Campbell, G. S., B. A. Bilgre and R. H. Defran.  2002. Bottlenose dolphins (Tursiops truncatus) in Turneffe Atoll, Belize: occurrence, site fidelity, group size and abundance, Aquatic Mammals, 28.2:170-180.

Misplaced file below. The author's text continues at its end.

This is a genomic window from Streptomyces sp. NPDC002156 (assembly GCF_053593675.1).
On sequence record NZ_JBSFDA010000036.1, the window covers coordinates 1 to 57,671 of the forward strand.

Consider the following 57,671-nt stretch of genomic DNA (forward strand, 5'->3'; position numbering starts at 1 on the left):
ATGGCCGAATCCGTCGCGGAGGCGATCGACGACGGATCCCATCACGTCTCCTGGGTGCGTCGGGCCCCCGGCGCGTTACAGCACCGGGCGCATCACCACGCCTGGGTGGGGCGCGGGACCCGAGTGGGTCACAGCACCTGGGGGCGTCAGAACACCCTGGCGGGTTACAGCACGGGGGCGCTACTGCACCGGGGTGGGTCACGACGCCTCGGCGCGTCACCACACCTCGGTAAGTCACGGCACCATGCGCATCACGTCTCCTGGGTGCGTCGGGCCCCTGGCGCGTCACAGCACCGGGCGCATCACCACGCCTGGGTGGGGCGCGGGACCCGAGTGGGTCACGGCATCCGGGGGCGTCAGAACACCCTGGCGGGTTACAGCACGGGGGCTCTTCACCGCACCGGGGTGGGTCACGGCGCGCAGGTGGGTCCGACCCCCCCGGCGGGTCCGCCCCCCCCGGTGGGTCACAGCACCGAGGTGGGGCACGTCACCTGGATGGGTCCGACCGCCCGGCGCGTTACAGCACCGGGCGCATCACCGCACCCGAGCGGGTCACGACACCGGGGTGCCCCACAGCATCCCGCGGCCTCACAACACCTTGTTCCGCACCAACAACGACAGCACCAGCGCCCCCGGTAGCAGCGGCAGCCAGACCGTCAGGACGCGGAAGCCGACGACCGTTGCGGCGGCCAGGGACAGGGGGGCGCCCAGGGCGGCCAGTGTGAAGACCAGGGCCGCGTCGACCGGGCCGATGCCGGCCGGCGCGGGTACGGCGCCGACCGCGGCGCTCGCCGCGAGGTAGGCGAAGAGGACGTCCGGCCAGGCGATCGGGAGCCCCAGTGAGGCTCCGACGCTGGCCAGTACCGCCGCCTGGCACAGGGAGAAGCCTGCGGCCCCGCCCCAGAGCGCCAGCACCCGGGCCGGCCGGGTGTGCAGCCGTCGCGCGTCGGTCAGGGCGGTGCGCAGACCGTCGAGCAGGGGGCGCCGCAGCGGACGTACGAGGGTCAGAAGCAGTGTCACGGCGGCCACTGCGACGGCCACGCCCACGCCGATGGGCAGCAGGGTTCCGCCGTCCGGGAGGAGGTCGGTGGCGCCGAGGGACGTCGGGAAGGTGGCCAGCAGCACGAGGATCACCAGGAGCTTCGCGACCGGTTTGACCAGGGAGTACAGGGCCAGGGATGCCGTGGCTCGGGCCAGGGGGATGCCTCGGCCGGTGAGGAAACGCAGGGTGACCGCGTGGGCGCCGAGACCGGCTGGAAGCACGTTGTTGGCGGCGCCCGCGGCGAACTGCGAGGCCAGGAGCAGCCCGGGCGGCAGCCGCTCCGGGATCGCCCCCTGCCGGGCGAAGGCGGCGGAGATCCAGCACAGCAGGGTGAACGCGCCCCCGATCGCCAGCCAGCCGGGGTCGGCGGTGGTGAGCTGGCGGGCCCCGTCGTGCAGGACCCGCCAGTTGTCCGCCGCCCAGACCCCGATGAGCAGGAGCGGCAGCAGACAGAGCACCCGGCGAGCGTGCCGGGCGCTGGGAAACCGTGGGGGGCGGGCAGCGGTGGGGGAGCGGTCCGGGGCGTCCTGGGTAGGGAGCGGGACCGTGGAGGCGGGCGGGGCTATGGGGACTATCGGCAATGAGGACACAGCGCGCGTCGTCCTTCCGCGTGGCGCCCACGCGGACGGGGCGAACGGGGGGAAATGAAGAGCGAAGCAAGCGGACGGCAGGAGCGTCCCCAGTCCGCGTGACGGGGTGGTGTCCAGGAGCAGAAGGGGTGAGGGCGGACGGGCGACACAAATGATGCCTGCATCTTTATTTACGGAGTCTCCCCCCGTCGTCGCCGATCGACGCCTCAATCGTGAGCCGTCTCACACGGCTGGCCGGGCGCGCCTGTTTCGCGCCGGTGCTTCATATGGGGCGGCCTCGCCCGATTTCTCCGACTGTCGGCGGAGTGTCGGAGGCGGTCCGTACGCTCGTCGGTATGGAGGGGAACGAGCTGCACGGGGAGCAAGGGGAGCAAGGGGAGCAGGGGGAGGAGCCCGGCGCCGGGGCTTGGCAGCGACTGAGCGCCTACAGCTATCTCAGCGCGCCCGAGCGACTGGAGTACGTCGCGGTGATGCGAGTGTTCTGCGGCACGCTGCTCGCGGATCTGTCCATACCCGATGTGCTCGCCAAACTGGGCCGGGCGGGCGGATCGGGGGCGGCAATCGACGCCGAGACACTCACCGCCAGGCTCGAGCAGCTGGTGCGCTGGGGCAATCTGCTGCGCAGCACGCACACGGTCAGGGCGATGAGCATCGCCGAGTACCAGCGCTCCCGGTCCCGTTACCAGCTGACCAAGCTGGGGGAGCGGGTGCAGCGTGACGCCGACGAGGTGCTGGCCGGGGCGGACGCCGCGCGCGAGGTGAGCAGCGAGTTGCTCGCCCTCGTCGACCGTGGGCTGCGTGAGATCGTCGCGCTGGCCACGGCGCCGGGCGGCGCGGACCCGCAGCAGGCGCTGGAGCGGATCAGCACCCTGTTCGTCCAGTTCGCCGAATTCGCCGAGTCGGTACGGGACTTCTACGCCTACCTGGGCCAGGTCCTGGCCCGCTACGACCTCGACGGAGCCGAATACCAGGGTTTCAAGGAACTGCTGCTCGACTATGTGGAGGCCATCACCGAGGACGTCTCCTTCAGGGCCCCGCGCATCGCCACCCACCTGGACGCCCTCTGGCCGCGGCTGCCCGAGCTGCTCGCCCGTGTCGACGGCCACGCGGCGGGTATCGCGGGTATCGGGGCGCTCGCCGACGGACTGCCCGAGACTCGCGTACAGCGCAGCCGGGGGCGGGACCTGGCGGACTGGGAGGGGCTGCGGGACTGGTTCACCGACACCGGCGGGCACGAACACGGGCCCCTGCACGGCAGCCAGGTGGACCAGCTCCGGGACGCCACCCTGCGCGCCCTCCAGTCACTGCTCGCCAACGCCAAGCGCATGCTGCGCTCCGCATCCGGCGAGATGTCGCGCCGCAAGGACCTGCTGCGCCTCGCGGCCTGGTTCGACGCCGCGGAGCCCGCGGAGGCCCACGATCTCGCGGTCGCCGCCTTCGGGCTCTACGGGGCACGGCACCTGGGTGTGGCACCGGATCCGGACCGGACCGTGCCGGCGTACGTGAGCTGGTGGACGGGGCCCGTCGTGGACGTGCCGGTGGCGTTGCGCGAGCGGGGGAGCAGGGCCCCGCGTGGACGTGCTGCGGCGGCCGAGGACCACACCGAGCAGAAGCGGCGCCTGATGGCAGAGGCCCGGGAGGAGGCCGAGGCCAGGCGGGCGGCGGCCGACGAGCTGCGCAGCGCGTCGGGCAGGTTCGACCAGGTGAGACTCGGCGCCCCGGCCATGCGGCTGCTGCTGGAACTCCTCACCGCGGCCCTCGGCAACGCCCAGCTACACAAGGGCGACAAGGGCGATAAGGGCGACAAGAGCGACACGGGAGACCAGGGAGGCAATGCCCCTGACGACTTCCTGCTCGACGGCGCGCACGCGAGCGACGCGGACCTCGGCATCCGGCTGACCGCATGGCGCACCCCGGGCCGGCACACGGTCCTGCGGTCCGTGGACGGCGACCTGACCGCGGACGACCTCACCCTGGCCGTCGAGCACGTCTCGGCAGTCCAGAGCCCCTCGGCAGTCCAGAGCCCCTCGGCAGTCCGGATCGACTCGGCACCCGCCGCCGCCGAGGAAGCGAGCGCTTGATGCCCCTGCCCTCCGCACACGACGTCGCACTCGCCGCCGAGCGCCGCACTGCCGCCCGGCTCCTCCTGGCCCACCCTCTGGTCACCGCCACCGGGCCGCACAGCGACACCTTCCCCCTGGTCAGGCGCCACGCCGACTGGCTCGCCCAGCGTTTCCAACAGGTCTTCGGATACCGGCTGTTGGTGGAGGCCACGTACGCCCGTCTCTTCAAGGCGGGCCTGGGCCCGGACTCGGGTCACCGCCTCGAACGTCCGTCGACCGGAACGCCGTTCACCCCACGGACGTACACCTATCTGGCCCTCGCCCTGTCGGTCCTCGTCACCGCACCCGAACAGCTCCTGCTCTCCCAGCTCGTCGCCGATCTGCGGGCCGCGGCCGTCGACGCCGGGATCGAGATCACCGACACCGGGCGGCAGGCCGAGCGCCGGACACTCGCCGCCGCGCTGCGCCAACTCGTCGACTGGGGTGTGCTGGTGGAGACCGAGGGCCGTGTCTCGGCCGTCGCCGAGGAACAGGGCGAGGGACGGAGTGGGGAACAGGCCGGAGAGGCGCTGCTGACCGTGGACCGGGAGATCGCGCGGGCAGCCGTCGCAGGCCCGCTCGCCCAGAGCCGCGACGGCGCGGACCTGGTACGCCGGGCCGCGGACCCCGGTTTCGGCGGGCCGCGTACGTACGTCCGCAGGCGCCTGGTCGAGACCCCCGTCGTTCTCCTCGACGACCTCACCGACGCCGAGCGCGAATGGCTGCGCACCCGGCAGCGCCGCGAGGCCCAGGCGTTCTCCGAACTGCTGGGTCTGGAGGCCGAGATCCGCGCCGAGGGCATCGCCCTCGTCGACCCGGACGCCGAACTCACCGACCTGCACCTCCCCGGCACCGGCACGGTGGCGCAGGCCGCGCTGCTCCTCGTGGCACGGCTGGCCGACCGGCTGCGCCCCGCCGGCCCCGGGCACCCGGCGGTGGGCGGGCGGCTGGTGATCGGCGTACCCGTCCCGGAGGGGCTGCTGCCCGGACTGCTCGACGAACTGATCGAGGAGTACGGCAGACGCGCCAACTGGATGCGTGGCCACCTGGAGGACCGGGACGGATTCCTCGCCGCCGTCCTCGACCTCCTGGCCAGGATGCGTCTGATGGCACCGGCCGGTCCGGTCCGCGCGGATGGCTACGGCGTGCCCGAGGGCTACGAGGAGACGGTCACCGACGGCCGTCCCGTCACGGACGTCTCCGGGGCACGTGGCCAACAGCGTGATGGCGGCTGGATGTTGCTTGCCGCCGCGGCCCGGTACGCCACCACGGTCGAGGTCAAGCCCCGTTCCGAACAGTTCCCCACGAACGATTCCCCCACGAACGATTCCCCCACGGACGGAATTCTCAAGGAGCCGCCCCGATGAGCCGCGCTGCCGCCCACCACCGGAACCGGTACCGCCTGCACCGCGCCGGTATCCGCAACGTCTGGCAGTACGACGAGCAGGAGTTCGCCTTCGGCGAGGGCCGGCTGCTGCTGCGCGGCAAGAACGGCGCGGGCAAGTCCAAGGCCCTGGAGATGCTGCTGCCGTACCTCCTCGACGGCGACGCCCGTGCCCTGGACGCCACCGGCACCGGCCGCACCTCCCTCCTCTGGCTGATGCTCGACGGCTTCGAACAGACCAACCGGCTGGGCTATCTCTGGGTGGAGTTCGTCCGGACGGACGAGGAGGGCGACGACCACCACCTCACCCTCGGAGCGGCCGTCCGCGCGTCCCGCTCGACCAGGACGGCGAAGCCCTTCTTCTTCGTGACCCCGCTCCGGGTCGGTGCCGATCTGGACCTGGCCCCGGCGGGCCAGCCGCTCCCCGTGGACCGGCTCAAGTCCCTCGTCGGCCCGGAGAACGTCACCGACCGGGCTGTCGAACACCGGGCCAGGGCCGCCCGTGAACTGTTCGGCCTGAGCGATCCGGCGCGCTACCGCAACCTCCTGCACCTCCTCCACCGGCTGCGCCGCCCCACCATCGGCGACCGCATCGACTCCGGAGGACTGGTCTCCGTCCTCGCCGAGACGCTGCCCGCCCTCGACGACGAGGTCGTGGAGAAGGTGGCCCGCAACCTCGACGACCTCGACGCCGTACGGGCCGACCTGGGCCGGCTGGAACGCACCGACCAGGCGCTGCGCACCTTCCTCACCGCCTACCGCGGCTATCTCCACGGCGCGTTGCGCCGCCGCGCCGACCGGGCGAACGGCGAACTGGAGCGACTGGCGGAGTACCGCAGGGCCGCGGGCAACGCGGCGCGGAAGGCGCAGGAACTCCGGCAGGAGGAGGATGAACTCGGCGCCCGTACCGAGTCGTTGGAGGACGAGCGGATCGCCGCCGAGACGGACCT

Bottlenose dolphin (Tursiops truncatus) occurrence, site fidelity, group size, and population size were assessed within Turneffe Atoll, Belize, Central America during a 4-year photo-identification study.  Five hundred and forty-nine photographic surveys were conducted between March 1992 and March 1996.  Dolphin groups were encountered on 83% of surveys, and 2782 dolphins were observed in 732 separate groups.  Group sizes (mean = 3.8, SD = 3.55) varied both annually and seasonally.  Groups with calves were larger than groups without calves.  Eighty-one dolphins were photographically identified, and the majority (81%) of these dolphins were documented by the 150th survey in which one or more identifiable dolphins were successfully photographed (June 1993).  Sighting frequencies (mean = 12.2, SD = 14.33) ranged from one to 57, with 20% of the photographed population sighted only once and 37% photographed ≥ 10 times.  Dolphins photographed ≥ two times in at least three of the four study years were labeled as residents, and comprised 30% of the identified population.  Identified females (n = 16) and males (n = 10) had similar residency patterns.  Abundance estimates, derived by using Chao’s Mth closed method, were similar for the first (Mth = 82) and second (Mth = 86) halves of the study.  Small group sizes, low abundance estimates and the limited residence pattern observed for dolphins in Turneffe Atoll suggest that they depend on low-density food resources.  Governmental and non-governmental concerns over potential human impacts on Turneffe’s marine environment appear to be well placed.

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